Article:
Dina Goldstein


From The Guardian — and wonderful series Modern Girl, by artist Dina Goldstein. She updates 1930s Chinese adverts to lampoon our quest for the perfect lifestyle. A joy to look at — click here.

Here some text from the artist’s own site — a background to this series

My latest project, Modern Girl, extrapolates upon past themes of
commercialism and identity within Western culture by creating reimagined ad campaigns based upon the famous “pin-up girl” advertising posters of 1930s Shanghai, China.
This era heralded the emergence of Asian women as individuals, as they began to break away from Confucius tradition that demanded total filial piety alongside crippling beauty practices like foot binding.
However, while an expression of gender emancipation, the posters sowed the seeds of a new form of exploitation: the use of the female form to sell consumer products.
I grew up in Vancouver — regarded as the gateway to the East. It has
experienced unprecedented immigration from Hong Kong and China in the past 35 years, turning this once provincial community into a vibrant Asian metropolis.
The impact of Asian culture has been profound, not only on the city but on me as an individual and artist. I have come to love Asian film and literature such as Maxine Hong Kingston’s The Woman Warrior and Gish Jen’s Mona in the Promised Land.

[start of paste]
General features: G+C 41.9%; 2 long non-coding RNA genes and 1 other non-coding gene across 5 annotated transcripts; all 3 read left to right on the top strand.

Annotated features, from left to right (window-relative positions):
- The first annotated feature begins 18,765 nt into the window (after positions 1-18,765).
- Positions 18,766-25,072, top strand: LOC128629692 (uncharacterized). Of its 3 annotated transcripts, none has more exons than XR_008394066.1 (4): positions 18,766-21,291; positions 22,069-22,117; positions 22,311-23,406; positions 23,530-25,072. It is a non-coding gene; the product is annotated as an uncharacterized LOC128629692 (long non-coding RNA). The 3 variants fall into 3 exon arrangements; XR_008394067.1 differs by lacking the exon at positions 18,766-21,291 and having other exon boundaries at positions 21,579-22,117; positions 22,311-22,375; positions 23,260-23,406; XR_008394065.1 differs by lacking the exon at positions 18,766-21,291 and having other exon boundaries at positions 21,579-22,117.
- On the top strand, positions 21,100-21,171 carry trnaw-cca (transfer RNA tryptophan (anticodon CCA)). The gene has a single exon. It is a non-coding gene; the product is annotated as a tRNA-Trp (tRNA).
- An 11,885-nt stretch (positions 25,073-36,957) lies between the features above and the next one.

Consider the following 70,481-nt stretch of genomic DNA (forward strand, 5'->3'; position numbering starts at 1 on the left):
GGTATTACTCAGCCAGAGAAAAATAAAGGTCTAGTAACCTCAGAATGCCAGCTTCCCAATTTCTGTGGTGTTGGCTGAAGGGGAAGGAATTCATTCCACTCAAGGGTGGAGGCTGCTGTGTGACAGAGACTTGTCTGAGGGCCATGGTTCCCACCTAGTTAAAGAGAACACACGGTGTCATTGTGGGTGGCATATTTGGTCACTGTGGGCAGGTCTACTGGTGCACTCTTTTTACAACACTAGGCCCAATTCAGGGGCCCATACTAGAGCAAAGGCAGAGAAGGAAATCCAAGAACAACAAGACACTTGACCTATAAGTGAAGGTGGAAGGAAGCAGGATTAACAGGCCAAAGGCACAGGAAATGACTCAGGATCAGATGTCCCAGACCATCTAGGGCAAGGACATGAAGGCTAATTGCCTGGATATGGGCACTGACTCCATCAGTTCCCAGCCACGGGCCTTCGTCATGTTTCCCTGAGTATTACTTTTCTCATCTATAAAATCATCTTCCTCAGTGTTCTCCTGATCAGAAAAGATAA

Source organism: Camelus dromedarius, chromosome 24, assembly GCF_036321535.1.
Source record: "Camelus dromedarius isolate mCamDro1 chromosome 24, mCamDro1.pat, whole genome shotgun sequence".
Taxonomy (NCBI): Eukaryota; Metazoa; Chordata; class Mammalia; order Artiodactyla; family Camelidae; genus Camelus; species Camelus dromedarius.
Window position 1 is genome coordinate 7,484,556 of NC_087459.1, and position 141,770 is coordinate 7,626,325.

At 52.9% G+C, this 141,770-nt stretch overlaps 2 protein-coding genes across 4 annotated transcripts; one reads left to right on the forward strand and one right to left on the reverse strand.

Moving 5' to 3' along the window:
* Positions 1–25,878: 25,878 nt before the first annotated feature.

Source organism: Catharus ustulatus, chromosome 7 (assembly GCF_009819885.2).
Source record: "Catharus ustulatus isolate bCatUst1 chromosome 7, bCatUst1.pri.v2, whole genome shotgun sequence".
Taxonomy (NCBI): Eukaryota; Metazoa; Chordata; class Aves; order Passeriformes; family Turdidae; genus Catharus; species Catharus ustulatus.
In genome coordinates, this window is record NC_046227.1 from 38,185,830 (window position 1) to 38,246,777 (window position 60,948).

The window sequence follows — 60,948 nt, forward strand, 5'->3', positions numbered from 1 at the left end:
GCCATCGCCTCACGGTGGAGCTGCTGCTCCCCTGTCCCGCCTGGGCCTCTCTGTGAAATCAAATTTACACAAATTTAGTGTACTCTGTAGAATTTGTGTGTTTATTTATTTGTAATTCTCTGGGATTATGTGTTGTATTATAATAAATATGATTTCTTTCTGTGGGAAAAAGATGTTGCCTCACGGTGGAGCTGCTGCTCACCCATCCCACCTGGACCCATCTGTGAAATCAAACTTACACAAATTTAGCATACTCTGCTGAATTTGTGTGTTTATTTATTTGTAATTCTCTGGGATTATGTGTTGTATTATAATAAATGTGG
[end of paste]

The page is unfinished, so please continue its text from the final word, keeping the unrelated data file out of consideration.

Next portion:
Such works explore the immigrant experience, something that resonates with my own experiences emigrating from Israel in childhood. Learning to fit in was stressful, however, I realized that the challenges facing my young Asian friends in Vancouver were even greater.
They were torn between familial demands of obedience and academic achievement — in opposition to the Western ideals of self-expression and individualism.
The ‘Modern Girl’ image first appeared in the West and was notable for its bold sexuality, with scantily clad women selling everything from clothing, soap and cigarettes to army recruitment. Chinese pin up girls also began to appear in magazines and posters. More conservatively dressed in silk cheongsams and smooth chignons, these models nonetheless radiated sensuality.
Modern Girl, in fact, was inspired by Chinese historians Tani Barlow and Madeleine Yue Dong, who theorized that this Asian version was an extension of a global phenomenon launched by multinational corporations and disseminated by mass media, whose effect was to emphasize Western imperial dominance.

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